There are times when the horse gets frightened. It’s really amazing how the owner can calm the frightened horse. You might be wondering what made the horse calm – could it be the tone of the owner’s voice or could it be the words being used?
The answer is both.
As a horse trainer and owner, you should have the confidence in handling them properly. Your voice should have a soothing, gentle, and pleasant tone.
Try to imagine calming your horse with an intimidating tone. Your horse will not calm down and your voice will only frighten him even more.
The words you use to calm down your horse may not mean anything to him but with constant training and use of such words, your words can be associated with ‘calm down, nothing is going to happen to you, everything will be alright’.
The repetition and rhythm of how you say the words can mesmerize your horse. It can be compared to poetry or music.
Here’s a very good example. When humans are troubled, stressed out, or anxious, listening to poetry or even music seems to calm their thoughts.
The words and music seem to grab and reach out to you. You immediately find yourself paying attention to what you’re hearing.
Your thoughts are diverted to poetry or music and somehow you feel calm and relaxed.
When a horse is excited or frightened, it can be dangerous and at times, deadly. If you’re capable of calming your horse, you will enjoy a safe and fun ride free of any serious accidents.
Some of the techniques used by some horse trainers are ‘300 Peck Pigeon’ and the ‘head down’. The duration of the execution of the technique is also important.
Another way to calm your horse is to bring the head of your horse toward the side. When the neck is stretched, the tension is relieved.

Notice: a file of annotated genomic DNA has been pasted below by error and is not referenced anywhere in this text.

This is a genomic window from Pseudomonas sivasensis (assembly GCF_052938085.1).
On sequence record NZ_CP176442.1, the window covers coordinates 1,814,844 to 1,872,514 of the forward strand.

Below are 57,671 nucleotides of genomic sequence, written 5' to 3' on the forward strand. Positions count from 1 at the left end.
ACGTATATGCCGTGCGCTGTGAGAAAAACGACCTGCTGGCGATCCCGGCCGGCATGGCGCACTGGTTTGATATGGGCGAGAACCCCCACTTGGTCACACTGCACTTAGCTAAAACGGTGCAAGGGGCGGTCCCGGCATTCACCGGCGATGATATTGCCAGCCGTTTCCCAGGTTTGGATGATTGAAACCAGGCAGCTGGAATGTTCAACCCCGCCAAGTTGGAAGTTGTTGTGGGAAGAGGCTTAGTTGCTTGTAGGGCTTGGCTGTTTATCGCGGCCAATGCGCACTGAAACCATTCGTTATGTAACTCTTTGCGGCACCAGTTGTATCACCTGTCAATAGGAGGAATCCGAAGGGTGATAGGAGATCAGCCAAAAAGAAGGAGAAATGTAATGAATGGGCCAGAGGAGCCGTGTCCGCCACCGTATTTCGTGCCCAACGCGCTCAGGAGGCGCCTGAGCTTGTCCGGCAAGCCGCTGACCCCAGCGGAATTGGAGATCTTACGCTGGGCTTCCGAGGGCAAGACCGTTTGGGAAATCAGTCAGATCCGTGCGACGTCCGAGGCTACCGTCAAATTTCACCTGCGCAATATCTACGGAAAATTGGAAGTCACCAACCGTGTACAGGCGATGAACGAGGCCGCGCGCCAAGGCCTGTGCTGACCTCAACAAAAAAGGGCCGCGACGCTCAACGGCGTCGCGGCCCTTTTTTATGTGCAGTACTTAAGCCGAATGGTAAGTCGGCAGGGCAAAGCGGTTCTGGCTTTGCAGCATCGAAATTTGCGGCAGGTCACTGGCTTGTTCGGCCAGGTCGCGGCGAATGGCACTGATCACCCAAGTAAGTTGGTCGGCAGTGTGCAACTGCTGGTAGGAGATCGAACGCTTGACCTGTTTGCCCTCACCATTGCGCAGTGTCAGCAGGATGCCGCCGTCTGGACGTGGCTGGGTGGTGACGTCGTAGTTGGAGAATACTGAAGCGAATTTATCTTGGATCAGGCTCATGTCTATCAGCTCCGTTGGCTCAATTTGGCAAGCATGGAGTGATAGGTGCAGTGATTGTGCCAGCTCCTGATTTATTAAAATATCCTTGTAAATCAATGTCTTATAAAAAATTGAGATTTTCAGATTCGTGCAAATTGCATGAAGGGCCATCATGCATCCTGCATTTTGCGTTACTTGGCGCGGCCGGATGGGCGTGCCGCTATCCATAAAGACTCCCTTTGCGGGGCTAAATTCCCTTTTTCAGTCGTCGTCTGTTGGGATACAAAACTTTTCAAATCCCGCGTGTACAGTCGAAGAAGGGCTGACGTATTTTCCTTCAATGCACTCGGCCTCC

However, you should be careful in executing this technique as it may trigger a negative effect; the horse will see you as a predator taking him down.
So try to be extra careful and don’t use too much force.
As a horse trainer, you should not panic.
You should be calm in order to calm your horse. Keep your posture non-threatening and avoid abrupt movements. Your face should have a smile or laugh maybe.
This shows your horse that you’re not bothered by his movements. Find out what caused your horse to panic. You can tell your horse to lower its head or you can rub the neck and withers.
Always have hay nearby and try to give it to your horse; sometimes giving your horse food calms him. If you can make your horse stand still, face him and exhale through your mouth but don’t blow.
Follow the breathing pattern of your horse.
After a couple of minutes, your horse will calm down.
During horse training, you can use these various techniques just in case your horse panics.
The techniques are effective especially when executed properly.
Just be confident and think that you can handle the situation.